We believe that the most fruitful way to achieve open access is to work constructively, step by step, country by country, based on the circumstances. There is no silver bullet. The challenges are complex, but they can be overcome with creativity, flexibility, commitment and pragmatism. In Poland, Hungary, Norway and France, we have recently concluded agreements that have both subscription and open access components. We are optimistic that we will also find ways forward with California, Germany and Sweden, and remain strongly committed to helping them achieve their objectives.

Solving such challenges paves the way to unlock further value for the research community. Huge inefficiencies exist in the $500 billion that is spent annually on academic and government research, related to grant administration, talent management, data and image manipulation, and impact measurement. The term “open science” encompasses information-based solutions, such as research data management, facilitating collaboration, improving research integrity and evolving systems of evaluation.

While the potential benefits of open access are big, the benefits of open science are even bigger. Each percentage point of efficiency gain is worth $5 billion to the sector. More importantly, it will further advance science. If all of us in the research ecosystem engage and collaborate constructively, together we can deliver the benefits of both open access and open science.

Gemma Hersh is Elsevier’s senior vice president, global research solutions. She will be interviewed on this topic by Times Higher Education editor John Gill at THE’s World Academic Summit in Zurich on 12 September.


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Reader's comments (7)

Given that Gemma mentions green open access here - if Elsevier truly, genuinely did fully support open access, they could simply remove the embargo periods they insist upon, allowing authors to make their own author accepted manuscripts available via institutional and/or subject repositories immediately upon publication. Not gold open access, but a major step forward in general. The Royal Society, IEEE, Emerald, are just a few of the publishers that allow this - why can't Elsevier?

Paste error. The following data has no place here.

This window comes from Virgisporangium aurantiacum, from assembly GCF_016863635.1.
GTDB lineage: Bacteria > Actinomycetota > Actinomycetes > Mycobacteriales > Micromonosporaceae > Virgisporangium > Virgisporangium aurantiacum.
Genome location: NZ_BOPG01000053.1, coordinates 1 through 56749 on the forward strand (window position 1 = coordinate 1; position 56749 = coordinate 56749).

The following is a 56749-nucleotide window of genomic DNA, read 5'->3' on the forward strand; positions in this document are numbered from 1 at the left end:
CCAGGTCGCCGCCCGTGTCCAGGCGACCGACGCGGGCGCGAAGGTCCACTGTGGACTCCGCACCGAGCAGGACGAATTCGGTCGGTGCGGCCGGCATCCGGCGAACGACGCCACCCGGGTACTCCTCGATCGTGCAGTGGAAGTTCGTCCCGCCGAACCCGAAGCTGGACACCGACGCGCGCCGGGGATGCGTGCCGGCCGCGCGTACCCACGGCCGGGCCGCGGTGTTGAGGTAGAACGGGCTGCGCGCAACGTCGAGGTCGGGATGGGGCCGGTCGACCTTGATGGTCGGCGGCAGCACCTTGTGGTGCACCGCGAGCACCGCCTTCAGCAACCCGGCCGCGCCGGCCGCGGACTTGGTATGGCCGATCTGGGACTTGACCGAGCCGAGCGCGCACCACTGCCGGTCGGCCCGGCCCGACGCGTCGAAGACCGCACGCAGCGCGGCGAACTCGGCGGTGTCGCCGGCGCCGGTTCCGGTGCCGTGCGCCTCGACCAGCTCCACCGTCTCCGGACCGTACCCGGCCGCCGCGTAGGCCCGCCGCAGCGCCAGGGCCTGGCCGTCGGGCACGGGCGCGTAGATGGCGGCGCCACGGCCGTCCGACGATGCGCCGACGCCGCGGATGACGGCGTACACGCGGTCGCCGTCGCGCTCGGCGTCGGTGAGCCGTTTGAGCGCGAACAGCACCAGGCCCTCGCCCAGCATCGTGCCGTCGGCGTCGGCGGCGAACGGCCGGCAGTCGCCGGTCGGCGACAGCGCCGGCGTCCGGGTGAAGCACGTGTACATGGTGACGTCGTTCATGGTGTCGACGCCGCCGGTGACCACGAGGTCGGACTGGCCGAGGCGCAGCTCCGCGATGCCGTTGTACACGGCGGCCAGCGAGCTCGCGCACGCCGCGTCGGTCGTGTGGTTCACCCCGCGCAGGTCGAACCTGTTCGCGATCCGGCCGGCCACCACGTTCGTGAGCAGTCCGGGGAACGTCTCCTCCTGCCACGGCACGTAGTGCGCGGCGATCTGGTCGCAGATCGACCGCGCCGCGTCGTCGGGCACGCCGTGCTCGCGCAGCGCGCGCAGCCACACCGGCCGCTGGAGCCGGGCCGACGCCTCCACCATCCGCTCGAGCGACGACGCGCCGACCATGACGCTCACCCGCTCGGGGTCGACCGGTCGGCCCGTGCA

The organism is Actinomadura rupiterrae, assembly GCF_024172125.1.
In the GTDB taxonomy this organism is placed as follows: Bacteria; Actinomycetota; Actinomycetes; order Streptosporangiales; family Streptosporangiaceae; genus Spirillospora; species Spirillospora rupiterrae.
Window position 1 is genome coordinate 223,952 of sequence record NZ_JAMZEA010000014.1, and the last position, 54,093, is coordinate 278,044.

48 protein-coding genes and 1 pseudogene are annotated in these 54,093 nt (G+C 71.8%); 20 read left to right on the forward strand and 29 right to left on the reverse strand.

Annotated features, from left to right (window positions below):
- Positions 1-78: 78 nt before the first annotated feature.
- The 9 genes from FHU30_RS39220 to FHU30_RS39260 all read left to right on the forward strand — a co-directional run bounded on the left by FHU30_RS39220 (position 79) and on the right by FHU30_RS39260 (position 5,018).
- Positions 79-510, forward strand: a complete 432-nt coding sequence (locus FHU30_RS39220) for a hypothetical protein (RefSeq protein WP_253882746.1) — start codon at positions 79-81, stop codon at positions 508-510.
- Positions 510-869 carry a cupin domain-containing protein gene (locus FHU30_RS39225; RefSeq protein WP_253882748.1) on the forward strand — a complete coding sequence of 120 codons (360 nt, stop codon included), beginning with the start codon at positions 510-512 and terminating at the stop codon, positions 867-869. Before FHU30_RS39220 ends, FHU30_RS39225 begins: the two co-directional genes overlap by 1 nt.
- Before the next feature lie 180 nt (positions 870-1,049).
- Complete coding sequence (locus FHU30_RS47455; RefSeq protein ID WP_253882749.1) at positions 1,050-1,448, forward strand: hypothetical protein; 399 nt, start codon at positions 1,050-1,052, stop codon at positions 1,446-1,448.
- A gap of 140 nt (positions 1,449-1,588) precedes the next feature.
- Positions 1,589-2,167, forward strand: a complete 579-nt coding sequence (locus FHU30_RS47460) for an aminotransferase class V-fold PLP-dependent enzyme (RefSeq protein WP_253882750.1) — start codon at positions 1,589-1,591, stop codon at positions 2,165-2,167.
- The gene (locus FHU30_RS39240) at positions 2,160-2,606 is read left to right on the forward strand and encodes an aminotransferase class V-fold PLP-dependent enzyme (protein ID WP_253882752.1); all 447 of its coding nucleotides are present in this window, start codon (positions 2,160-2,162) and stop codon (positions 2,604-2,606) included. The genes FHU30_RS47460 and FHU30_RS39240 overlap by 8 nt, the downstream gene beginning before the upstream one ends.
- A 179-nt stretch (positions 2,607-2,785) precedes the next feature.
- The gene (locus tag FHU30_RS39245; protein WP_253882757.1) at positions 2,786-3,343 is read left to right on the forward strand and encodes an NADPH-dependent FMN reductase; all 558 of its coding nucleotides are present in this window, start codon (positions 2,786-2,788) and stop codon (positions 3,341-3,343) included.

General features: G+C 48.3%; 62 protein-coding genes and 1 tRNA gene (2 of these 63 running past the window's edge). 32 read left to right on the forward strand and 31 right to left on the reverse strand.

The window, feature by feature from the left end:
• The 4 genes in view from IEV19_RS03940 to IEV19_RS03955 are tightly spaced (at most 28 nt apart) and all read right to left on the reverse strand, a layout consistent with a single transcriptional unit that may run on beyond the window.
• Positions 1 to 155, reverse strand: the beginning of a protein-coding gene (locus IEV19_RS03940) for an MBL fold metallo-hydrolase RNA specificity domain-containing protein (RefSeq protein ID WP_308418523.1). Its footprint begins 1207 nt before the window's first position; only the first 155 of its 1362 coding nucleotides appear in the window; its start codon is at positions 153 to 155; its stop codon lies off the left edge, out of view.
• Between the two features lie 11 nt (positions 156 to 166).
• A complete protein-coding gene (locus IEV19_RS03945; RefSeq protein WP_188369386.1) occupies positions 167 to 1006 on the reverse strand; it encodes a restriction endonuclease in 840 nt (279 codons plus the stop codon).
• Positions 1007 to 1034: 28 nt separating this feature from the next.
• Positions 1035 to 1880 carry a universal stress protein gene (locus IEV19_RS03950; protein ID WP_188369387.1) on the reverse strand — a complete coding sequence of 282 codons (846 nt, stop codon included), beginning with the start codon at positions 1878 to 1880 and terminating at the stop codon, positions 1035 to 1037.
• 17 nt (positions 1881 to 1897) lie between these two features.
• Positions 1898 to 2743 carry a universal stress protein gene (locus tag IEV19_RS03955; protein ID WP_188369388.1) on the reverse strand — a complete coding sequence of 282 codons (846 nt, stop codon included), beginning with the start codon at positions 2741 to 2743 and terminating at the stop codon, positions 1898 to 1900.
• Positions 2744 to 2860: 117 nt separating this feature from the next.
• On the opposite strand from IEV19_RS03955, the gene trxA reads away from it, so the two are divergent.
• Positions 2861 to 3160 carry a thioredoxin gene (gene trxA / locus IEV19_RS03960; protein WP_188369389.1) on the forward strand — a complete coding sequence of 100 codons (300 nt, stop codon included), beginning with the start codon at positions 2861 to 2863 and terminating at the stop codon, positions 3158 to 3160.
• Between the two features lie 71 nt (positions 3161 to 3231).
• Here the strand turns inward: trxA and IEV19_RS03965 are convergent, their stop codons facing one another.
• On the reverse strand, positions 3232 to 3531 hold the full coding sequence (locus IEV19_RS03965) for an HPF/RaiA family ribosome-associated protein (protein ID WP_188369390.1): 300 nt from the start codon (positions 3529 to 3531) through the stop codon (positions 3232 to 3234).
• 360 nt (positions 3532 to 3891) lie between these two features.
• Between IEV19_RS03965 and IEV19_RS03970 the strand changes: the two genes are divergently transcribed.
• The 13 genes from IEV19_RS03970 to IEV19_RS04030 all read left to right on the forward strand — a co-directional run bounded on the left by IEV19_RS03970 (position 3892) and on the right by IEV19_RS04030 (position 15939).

There are a number of misleading and generally awkward statements in this piece. If Elsevier ‘deeply regretted’ the situation with the University of California (UC), perhaps it would lower its negotiation stances instead of bullying UC and shutting off access to research for their researchers. UC has, in fact, had to fact check and give a rebuttal on many of Elsevier’s misleading claims about the negotiations: If Elsevier fully supported Open Access (OA), then why is it one of the smallest OA publishers by proportion. 7% gold by its own measure. Absolute numbers mean very little here compared to the relative proportions at other OA publishers like PLOS, BioMed Central, PeerJ, and the thousands of fully OA journals out there, which all have 100% OA. And let us not forget the heroic efforts that Elsevier have done in the past in stopping progressive OA policies, including running smear PR campaigns against it (e.g., If Elsevier ‘serves’ the research community, then why is it so difficult for them to give researchers what they want? This contradicts the statement that Elsevier regrets the current state of affairs. If they did, then they would adjust their services accordingly; for example, by lowering prices, removing embargoes, stopping advertising impact factors, etc. The comment about investing significant resources into each published article is preposterous. Elsevier embeds hyperlinks into PDFs. This was technologically feasible 20 years ago. It is misleading to state that green OA is associated with an embargo period; it is about authors self-archiving a version of their work on a repository. It is further misleading to associate ‘gold’ OA with a fee; this is about free accessibility at the journal website. Elsevier knows this. But continues to perpetuate falsehoods and myths to mislead their customers. Evidence against many of the statements in this piece can be found here: If Elsevier supports OA so much, then why are only 7% of their articles gold OA? Is it not because authors are unwilling to pay the prices they charge? Elsevier puts the blame at the feet of the authors for not choosing their model, when the reality is that they have made it such a difficult and unsustainable level to reach. The statement about being below the industry average needs a supporting citation. Especially as we know that there are around 3 times as many journals as Elsevier publish out there which charge zero APCs, according to the DOAJ: The quality statement too needs a supporting reference. If Elsevier equates citations per article with quality, then they are are continuing to perpetuate misleading information. When Elsevier uses words like ‘sustainable’, I do not think it means what it thinks they mean. The term ‘sustainable’ means maintaining Elsevier’s 37% profit margins and projected growth. Everyone else means not wasting hundreds of millions of dollars and more on a for-profit publisher that continues to aggressively mislead its customers, and lobby against progressive OA models, when a number of better, non-profit, community-led initiatives exist. The fact is that it is this sort of propaganda piece that continues to make Elsevier one of the most despised companies in the world. Elsevier throws around misleading and unsupported statements that are so far from the truth, and expect to keep getting away with it. I am surprised that a piece riddled with so many factual inaccuracies was able to make it past the editors of THE, and their typically high standards. For a more evidence-based account of Elsevier’s practices, I suggest this report via Education International that I helped to write. It gives a much more accurate account of Elsevier’s business practices: